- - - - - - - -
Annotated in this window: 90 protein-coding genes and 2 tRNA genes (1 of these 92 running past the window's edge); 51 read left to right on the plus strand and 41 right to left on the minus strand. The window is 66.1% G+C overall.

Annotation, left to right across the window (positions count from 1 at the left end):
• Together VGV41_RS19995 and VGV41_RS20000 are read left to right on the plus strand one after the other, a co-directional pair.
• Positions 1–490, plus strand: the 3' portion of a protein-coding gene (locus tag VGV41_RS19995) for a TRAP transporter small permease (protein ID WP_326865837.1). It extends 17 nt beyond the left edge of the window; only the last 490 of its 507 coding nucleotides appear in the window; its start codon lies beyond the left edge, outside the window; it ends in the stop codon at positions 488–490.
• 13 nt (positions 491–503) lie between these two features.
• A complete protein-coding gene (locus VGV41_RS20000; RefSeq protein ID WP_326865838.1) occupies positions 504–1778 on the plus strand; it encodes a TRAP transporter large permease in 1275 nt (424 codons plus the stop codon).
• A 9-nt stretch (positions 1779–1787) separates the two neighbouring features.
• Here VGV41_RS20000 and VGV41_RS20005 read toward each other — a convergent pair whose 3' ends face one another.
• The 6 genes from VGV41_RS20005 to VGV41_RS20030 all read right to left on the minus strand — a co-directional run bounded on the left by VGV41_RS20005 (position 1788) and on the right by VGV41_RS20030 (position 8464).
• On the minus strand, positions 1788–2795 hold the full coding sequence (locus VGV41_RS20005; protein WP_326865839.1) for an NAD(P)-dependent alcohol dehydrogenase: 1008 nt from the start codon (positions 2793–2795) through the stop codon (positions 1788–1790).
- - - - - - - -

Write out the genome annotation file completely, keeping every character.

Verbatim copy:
Annotated in this window: 90 protein-coding genes and 2 tRNA genes (1 of these 92 running past the window's edge); 51 read left to right on the plus strand and 41 right to left on the minus strand. The window is 66.1% G+C overall.

Annotation, left to right across the window (positions count from 1 at the left end):
• Together VGV41_RS19995 and VGV41_RS20000 are read left to right on the plus strand one after the other, a co-directional pair.
• Positions 1–490, plus strand: the 3' portion of a protein-coding gene (locus tag VGV41_RS19995) for a TRAP transporter small permease (protein ID WP_326865837.1). It extends 17 nt beyond the left edge of the window; only the last 490 of its 507 coding nucleotides appear in the window; its start codon lies beyond the left edge, outside the window; it ends in the stop codon at positions 488–490.
• 13 nt (positions 491–503) lie between these two features.
• A complete protein-coding gene (locus VGV41_RS20000; RefSeq protein ID WP_326865838.1) occupies positions 504–1778 on the plus strand; it encodes a TRAP transporter large permease in 1275 nt (424 codons plus the stop codon).
• A 9-nt stretch (positions 1779–1787) separates the two neighbouring features.
• Here VGV41_RS20000 and VGV41_RS20005 read toward each other — a convergent pair whose 3' ends face one another.
• The 6 genes from VGV41_RS20005 to VGV41_RS20030 all read right to left on the minus strand — a co-directional run bounded on the left by VGV41_RS20005 (position 1788) and on the right by VGV41_RS20030 (position 8464).
• On the minus strand, positions 1788–2795 hold the full coding sequence (locus VGV41_RS20005; protein WP_326865839.1) for an NAD(P)-dependent alcohol dehydrogenase: 1008 nt from the start codon (positions 2793–2795) through the stop codon (positions 1788–1790).